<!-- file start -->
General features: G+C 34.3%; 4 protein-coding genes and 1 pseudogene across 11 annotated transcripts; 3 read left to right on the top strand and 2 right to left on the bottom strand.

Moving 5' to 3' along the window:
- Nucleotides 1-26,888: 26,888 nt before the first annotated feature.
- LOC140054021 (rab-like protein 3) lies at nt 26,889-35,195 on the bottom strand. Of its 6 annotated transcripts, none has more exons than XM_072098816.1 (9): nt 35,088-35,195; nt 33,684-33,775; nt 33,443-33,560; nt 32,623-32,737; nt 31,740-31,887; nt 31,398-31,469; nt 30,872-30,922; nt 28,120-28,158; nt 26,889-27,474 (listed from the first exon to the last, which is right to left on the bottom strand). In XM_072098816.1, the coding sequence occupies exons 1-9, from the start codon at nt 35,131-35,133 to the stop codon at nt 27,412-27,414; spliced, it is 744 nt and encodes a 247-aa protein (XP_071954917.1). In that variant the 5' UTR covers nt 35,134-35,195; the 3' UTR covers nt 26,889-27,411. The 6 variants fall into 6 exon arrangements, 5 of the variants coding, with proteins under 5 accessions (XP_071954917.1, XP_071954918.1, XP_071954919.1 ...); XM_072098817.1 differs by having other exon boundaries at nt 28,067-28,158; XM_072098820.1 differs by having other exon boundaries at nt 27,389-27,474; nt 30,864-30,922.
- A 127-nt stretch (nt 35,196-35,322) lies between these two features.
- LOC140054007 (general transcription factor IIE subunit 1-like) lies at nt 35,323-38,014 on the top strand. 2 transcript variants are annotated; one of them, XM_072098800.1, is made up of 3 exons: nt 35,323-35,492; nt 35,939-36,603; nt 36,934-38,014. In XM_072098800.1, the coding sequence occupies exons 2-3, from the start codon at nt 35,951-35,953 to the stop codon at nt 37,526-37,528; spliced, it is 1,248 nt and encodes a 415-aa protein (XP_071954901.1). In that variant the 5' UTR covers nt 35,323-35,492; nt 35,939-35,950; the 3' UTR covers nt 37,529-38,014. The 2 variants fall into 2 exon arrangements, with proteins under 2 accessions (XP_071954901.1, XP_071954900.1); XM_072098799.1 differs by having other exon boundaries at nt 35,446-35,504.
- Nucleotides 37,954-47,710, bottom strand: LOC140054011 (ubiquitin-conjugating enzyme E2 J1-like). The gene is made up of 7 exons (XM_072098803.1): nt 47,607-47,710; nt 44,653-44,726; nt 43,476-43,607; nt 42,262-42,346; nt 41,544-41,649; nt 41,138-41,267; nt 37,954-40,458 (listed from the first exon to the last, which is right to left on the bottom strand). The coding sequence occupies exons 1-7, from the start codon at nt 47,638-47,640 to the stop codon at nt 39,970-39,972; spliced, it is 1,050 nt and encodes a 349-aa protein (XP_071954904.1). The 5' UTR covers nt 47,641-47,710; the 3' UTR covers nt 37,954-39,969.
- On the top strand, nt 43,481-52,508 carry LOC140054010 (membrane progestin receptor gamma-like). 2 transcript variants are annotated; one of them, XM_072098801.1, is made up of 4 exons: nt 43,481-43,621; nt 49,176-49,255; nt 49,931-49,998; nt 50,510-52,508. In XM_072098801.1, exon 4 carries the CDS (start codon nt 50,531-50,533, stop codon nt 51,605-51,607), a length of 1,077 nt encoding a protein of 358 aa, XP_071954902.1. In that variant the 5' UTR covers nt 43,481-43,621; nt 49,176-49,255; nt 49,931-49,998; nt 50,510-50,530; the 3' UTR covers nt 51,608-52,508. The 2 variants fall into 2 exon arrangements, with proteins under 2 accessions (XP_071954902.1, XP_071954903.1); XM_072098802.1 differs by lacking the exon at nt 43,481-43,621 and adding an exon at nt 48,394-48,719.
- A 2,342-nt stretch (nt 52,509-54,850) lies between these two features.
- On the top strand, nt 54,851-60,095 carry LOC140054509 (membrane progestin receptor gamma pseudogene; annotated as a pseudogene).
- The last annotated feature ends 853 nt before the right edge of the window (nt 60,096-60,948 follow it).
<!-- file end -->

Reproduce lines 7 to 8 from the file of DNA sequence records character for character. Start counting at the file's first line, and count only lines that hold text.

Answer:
- Nucleotides 37,954-47,710, bottom strand: LOC140054011 (ubiquitin-conjugating enzyme E2 J1-like). The gene is made up of 7 exons (XM_072098803.1): nt 47,607-47,710; nt 44,653-44,726; nt 43,476-43,607; nt 42,262-42,346; nt 41,544-41,649; nt 41,138-41,267; nt 37,954-40,458 (listed from the first exon to the last, which is right to left on the bottom strand). The coding sequence occupies exons 1-7, from the start codon at nt 47,638-47,640 to the stop codon at nt 39,970-39,972; spliced, it is 1,050 nt and encodes a 349-aa protein (XP_071954904.1). The 5' UTR covers nt 47,641-47,710; the 3' UTR covers nt 37,954-39,969.
- On the top strand, nt 43,481-52,508 carry LOC140054010 (membrane progestin receptor gamma-like). 2 transcript variants are annotated; one of them, XM_072098801.1, is made up of 4 exons: nt 43,481-43,621; nt 49,176-49,255; nt 49,931-49,998; nt 50,510-52,508. In XM_072098801.1, exon 4 carries the CDS (start codon nt 50,531-50,533, stop codon nt 51,605-51,607), a length of 1,077 nt encoding a protein of 358 aa, XP_071954902.1. In that variant the 5' UTR covers nt 43,481-43,621; nt 49,176-49,255; nt 49,931-49,998; nt 50,510-50,530; the 3' UTR covers nt 51,608-52,508. The 2 variants fall into 2 exon arrangements, with proteins under 2 accessions (XP_071954902.1, XP_071954903.1); XM_072098802.1 differs by lacking the exon at nt 43,481-43,621 and adding an exon at nt 48,394-48,719.